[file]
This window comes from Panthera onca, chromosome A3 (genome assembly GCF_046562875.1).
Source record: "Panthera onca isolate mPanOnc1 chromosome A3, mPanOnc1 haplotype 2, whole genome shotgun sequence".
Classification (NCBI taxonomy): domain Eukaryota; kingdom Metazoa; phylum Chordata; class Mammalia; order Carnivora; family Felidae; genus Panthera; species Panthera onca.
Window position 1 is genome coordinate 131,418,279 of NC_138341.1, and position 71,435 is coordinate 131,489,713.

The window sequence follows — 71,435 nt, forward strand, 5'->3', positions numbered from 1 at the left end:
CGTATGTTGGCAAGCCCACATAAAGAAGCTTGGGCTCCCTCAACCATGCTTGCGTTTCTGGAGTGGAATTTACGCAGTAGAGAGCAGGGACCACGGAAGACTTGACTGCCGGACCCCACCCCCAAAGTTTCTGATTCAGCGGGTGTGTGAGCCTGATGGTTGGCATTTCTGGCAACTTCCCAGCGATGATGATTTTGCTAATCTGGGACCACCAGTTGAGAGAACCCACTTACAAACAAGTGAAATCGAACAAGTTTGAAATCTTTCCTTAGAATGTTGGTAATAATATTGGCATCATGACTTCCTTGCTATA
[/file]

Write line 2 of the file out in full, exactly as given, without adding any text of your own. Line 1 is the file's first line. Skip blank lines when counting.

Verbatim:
Source record: "Panthera onca isolate mPanOnc1 chromosome A3, mPanOnc1 haplotype 2, whole genome shotgun sequence".